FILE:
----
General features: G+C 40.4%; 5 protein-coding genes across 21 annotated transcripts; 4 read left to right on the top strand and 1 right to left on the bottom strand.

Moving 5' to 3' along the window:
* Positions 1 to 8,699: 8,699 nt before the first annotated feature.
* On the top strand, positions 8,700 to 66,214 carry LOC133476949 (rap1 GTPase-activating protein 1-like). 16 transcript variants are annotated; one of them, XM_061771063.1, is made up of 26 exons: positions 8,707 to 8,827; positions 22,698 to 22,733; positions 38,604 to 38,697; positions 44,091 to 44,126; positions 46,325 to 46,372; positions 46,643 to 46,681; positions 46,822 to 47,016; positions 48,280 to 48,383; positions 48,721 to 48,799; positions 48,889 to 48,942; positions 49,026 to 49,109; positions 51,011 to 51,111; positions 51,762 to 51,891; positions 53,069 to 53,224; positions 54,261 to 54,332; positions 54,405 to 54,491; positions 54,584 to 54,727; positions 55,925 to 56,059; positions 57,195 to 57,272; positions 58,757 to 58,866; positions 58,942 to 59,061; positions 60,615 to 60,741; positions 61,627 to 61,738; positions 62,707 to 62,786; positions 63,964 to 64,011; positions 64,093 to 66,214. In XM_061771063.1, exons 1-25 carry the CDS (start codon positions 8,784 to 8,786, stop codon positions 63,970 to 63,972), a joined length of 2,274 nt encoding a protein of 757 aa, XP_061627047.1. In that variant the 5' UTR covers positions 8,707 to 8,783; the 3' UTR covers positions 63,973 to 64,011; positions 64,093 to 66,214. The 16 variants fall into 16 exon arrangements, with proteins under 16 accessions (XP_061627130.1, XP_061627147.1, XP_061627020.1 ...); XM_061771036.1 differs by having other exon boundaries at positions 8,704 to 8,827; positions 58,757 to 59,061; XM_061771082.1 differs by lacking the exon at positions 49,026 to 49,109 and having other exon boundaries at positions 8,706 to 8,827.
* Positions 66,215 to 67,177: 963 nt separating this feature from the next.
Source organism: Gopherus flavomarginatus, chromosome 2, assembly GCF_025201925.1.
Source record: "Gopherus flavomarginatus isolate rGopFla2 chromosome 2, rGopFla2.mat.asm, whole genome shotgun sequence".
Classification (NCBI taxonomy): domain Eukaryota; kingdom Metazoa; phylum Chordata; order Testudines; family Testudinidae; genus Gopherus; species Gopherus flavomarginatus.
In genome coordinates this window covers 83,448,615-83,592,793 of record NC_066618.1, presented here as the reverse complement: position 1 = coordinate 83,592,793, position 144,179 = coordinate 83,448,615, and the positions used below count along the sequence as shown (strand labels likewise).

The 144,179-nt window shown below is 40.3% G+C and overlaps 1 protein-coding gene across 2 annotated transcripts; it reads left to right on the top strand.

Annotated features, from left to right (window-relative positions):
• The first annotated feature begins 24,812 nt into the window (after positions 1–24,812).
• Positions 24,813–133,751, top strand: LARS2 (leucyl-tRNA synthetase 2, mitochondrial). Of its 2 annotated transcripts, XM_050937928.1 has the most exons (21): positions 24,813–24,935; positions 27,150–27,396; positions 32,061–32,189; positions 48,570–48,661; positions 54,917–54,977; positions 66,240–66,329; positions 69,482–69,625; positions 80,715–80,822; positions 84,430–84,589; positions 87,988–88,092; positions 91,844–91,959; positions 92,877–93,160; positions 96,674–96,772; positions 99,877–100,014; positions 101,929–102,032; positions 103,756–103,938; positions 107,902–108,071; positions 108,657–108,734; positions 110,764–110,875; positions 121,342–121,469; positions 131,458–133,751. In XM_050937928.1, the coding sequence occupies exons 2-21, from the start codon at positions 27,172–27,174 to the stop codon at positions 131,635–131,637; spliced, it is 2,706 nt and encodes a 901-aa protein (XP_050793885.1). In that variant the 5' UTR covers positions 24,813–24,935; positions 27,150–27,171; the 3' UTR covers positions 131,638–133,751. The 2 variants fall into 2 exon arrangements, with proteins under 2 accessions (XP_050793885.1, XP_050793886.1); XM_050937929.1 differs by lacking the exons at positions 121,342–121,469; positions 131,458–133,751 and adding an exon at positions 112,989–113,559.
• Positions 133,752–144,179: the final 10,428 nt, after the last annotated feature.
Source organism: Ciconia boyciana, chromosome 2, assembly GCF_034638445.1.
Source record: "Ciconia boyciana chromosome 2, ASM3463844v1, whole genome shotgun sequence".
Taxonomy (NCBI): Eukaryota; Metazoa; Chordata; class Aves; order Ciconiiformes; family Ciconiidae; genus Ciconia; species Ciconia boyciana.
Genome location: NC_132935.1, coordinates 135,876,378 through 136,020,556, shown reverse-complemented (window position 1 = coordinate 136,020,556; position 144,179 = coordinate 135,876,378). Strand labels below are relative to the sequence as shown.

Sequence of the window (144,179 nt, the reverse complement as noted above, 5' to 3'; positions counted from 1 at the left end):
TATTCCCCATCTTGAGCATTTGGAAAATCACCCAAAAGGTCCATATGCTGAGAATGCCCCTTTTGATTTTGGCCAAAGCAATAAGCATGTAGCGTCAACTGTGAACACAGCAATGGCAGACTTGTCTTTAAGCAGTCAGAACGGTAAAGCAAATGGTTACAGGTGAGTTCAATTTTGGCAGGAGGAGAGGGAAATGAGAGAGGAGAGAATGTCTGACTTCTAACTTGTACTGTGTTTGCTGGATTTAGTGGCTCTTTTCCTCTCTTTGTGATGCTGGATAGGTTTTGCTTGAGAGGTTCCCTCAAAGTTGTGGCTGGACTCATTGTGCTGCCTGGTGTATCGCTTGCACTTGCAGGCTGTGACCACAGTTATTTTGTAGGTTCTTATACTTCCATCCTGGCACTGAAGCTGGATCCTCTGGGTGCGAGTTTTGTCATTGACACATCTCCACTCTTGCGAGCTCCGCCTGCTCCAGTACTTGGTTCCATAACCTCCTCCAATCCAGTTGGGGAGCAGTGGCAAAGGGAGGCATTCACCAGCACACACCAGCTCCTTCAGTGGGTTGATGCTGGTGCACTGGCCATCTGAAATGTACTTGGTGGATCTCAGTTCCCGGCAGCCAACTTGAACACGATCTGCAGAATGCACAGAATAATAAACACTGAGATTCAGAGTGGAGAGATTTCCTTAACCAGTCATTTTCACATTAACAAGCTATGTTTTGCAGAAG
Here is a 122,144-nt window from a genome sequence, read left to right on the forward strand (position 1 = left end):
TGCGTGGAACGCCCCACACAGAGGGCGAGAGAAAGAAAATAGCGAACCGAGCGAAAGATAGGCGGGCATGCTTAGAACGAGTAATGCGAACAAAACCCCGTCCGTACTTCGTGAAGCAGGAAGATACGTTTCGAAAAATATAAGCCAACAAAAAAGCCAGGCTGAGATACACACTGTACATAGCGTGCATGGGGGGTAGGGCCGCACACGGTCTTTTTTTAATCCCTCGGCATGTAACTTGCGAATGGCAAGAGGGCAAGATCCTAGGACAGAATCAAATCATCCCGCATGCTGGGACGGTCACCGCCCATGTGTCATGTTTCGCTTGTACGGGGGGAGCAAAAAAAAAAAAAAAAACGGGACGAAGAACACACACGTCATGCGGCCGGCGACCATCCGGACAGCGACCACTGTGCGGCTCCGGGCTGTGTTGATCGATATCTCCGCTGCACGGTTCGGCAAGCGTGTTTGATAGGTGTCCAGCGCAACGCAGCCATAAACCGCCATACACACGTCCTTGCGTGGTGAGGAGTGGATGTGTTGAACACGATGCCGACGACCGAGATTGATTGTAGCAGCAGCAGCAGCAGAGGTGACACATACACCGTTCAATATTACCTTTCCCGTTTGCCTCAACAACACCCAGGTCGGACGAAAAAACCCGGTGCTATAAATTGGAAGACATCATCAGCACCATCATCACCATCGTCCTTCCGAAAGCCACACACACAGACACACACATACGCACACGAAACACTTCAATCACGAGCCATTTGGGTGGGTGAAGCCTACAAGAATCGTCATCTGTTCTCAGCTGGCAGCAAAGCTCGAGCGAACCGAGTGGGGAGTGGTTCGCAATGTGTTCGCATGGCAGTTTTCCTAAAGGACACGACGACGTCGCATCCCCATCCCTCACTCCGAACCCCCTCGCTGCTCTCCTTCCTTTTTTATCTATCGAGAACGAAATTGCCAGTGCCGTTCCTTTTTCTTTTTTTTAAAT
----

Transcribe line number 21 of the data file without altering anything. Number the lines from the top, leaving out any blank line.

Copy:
Here is a 122,144-nt window from a genome sequence, read left to right on the forward strand (position 1 = left end):